Monthly Archives: December 2017

This is Not a Rabbit

Sometimes the old world feels a little wobbly – half a click off its axis – and our comforting routines evaporate. Things are not as they seem. On a walk this morning, the “feels like” temperature was -11. The ground was covered in still white snow. Tall bare trees crackled on either side of the trail, and in the distance ahead of me I watched a brave and fluffy rabbit take twenty or so hops steadily forward. My rabbit then leaped on a tree trunk and scramble up to its limbs. My rabbit was a squirrel. Weird.

Ce n’est pas un lapin.

If you are lucky like me, routines take a hit because of positive life changes. In addition to other things that have taken my attention, I’ve happily had extra work this year, and we moved to a new home – so my off-kilterness is both explainable and manageable.

I gravitate towards songs to help me find some balance, and this year has provided bountiful musical treasures that were beyond my ability to harvest and bank them. All that I have missed listening to greatly outweighs what I have caught. But these are a few of note, including a couple of **recaps from earlier in the year.

**The lasting power of punk is evident here — Priests are not satisfied to simply build graceful songs from the rubble of musical bedlam. They are also taking the next step by making their sound essential. This music has consequences – the band wants you to (for the love of god!) feel something. Artistic rebellion takes the form of making beauty from chaos. Nothing Feels Natural is the title track from this year’s release by Priests (2017 Sister Polygon Records).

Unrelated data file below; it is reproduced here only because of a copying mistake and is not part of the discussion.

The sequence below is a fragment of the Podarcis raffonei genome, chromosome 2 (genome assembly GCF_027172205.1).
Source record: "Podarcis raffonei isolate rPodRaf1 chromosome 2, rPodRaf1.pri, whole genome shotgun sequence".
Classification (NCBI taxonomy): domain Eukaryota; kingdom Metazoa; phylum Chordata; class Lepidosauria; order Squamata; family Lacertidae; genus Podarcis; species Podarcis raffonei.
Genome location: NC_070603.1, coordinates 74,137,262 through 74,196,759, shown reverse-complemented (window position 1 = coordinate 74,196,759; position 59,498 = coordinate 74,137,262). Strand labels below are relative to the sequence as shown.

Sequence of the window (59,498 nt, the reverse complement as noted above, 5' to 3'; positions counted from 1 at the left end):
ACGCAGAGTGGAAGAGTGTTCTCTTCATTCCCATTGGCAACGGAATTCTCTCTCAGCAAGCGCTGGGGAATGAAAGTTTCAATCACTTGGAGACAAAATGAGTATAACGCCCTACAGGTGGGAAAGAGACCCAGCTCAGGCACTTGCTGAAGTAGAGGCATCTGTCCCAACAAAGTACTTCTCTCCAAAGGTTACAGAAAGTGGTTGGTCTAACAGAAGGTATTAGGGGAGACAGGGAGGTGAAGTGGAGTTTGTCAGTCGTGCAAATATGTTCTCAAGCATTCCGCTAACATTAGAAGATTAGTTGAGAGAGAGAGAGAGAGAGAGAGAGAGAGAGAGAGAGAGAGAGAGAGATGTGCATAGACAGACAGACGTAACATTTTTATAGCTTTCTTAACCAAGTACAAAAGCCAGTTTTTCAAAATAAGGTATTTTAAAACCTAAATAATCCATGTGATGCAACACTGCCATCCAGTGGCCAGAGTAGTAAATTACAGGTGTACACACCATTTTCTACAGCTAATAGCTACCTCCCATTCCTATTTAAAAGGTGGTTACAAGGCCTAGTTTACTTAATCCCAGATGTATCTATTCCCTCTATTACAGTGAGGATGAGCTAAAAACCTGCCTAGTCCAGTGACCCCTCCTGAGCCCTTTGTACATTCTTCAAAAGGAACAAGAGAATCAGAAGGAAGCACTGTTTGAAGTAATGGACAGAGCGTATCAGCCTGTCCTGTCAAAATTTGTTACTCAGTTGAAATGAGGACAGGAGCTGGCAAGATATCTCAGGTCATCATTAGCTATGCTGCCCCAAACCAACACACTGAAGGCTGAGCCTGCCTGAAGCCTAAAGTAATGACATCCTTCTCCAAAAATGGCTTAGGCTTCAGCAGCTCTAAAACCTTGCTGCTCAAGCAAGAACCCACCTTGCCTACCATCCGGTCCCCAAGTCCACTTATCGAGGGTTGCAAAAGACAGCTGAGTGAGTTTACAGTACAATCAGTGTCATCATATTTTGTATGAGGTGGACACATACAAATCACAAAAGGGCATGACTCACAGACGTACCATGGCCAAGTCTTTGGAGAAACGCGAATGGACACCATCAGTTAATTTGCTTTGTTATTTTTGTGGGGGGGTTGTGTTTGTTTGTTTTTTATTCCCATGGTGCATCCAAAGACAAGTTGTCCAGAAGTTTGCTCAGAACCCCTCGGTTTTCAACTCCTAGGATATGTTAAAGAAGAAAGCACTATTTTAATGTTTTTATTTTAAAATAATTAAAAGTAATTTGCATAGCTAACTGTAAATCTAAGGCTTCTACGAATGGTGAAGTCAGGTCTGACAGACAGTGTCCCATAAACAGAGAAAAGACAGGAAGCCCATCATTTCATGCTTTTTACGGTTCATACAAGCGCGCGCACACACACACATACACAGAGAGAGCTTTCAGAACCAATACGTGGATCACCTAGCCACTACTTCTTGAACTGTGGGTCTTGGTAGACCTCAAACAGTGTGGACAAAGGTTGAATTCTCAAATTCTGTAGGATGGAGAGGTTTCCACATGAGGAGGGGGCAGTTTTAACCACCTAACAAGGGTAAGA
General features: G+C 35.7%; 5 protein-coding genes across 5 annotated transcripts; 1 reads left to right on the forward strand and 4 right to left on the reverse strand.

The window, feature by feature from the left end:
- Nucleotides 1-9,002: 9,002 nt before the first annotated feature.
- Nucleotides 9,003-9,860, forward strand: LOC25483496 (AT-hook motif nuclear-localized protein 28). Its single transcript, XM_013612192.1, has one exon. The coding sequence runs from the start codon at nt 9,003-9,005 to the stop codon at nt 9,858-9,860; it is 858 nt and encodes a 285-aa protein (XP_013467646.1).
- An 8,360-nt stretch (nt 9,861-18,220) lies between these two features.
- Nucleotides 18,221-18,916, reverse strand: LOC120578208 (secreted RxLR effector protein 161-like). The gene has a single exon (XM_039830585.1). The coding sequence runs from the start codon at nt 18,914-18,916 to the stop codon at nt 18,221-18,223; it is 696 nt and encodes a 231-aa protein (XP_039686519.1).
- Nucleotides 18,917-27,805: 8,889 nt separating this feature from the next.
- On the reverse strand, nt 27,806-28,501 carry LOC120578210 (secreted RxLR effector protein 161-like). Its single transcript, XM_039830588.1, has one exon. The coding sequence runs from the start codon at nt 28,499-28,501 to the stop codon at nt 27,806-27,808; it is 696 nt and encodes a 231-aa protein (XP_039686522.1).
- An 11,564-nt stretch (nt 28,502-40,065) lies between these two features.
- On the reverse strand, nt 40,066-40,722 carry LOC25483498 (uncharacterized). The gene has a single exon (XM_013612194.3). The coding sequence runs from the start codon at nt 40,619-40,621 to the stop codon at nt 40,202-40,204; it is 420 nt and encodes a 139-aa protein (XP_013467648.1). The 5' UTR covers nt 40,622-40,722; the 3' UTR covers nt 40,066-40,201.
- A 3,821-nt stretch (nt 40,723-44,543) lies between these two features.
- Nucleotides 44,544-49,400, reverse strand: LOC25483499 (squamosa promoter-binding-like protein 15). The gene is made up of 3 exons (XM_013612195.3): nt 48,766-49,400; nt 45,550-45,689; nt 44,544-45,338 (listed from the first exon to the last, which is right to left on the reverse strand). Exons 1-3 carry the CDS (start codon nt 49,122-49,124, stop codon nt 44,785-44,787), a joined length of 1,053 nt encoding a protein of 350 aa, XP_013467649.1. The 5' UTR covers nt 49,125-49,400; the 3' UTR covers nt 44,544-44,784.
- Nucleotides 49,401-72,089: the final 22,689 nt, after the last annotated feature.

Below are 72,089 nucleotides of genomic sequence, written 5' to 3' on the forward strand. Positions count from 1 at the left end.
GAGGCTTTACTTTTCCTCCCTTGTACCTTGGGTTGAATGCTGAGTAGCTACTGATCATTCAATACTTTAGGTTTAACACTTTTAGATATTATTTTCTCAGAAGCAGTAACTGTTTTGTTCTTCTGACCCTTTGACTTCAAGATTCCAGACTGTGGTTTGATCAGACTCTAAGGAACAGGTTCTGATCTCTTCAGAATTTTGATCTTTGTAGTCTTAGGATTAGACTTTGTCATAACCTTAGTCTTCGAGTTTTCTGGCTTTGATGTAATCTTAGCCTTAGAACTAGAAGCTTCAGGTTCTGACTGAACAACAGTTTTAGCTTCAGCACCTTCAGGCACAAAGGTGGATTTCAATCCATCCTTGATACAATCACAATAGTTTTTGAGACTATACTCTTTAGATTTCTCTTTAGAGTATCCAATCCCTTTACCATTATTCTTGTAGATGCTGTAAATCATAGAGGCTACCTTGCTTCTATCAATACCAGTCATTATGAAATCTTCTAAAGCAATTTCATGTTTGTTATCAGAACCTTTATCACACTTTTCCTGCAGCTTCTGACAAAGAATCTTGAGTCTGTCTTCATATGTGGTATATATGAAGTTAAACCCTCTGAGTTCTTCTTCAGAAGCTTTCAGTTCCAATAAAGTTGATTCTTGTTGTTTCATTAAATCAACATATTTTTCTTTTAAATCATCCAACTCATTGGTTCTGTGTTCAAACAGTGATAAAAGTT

Priests.

I love Fleet Foxes Crack Up, and one of 2017’s musical highlights was when Jude and I got to see them perform an outstanding concert supporting their new record. (The link will take you to the full album, released on Nonesuch.)

**Through luxuriously layered vocals and crafty instrumentations Moses Sumney investigates intimacy, isolation, and existence. Experience a journey inward with his deeply introspective recent release, Aromanticism (Jagjaguwar.) Try Make Out in My Car.

Aromanticism.

I keep going back to Mac DeMarco‘s This Old Dog (2017 Captured Tracks.) Chilled out and thoughtful beyond its simplistic surface, this is a great representative tune: My Old Man.

Off the beaten trails, Simon Raymonde, co-founder of Bella Union Records, and bassist of my beloved Cocteau Twins, formed a new band called Lost Horizons with former Dif Juz percussionist, Richie Thomas. The new release is Ojalá, and I learned about his new project from an interview he did with Bob Boilen of NPR. It is linkable here, AND you can listen to a beautiful song from it with vocals by Karen Peris called, I Saw The Days Go By, with barely a scroll.

**RTJ3 by Run the Jewels (self-released) probably logged the most headphone time for me this year. Killer Mike and El-P pack so many ideas and such power into 14 songs that I often found myself hitting replay at the end of one listening to begin another. This one really moves: Call Ticketron.

There is one special release from this year that has occupied my thoughts a lot. I have been concentrating on it, and here are a few ideas: